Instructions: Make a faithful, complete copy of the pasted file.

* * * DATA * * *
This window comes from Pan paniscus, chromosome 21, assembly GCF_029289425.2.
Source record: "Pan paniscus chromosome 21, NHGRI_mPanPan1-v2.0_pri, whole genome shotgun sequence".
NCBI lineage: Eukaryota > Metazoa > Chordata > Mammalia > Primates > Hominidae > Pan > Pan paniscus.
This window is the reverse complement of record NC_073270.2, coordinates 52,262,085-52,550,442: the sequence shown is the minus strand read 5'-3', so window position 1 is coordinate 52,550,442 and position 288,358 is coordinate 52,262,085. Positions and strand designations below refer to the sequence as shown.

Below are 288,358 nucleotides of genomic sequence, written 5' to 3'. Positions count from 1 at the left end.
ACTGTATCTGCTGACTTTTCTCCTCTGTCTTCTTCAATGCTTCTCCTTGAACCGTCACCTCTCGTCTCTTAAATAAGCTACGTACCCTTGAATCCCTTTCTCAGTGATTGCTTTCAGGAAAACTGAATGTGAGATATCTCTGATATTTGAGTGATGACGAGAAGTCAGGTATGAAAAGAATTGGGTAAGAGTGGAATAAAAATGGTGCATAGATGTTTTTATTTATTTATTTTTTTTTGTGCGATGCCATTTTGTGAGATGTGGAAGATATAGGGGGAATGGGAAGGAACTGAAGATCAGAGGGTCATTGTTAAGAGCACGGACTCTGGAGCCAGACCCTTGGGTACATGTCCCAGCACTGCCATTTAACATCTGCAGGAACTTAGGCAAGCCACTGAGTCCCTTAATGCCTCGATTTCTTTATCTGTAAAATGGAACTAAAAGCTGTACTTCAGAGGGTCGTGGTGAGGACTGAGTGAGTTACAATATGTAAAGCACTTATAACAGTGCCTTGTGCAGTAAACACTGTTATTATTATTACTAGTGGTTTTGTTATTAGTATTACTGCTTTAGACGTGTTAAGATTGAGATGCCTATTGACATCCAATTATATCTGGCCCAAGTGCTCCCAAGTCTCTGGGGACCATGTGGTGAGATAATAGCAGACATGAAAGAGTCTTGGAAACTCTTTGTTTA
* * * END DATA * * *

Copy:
This window comes from Pan paniscus, chromosome 21, assembly GCF_029289425.2.
Source record: "Pan paniscus chromosome 21, NHGRI_mPanPan1-v2.0_pri, whole genome shotgun sequence".
NCBI lineage: Eukaryota > Metazoa > Chordata > Mammalia > Primates > Hominidae > Pan > Pan paniscus.
This window is the reverse complement of record NC_073270.2, coordinates 52,262,085-52,550,442: the sequence shown is the minus strand read 5'-3', so window position 1 is coordinate 52,550,442 and position 288,358 is coordinate 52,262,085. Positions and strand designations below refer to the sequence as shown.

Below are 288,358 nucleotides of genomic sequence, written 5' to 3'. Positions count from 1 at the left end.
ACTGTATCTGCTGACTTTTCTCCTCTGTCTTCTTCAATGCTTCTCCTTGAACCGTCACCTCTCGTCTCTTAAATAAGCTACGTACCCTTGAATCCCTTTCTCAGTGATTGCTTTCAGGAAAACTGAATGTGAGATATCTCTGATATTTGAGTGATGACGAGAAGTCAGGTATGAAAAGAATTGGGTAAGAGTGGAATAAAAATGGTGCATAGATGTTTTTATTTATTTATTTTTTTTTGTGCGATGCCATTTTGTGAGATGTGGAAGATATAGGGGGAATGGGAAGGAACTGAAGATCAGAGGGTCATTGTTAAGAGCACGGACTCTGGAGCCAGACCCTTGGGTACATGTCCCAGCACTGCCATTTAACATCTGCAGGAACTTAGGCAAGCCACTGAGTCCCTTAATGCCTCGATTTCTTTATCTGTAAAATGGAACTAAAAGCTGTACTTCAGAGGGTCGTGGTGAGGACTGAGTGAGTTACAATATGTAAAGCACTTATAACAGTGCCTTGTGCAGTAAACACTGTTATTATTATTACTAGTGGTTTTGTTATTAGTATTACTGCTTTAGACGTGTTAAGATTGAGATGCCTATTGACATCCAATTATATCTGGCCCAAGTGCTCCCAAGTCTCTGGGGACCATGTGGTGAGATAATAGCAGACATGAAAGAGTCTTGGAAACTCTTTGTTTA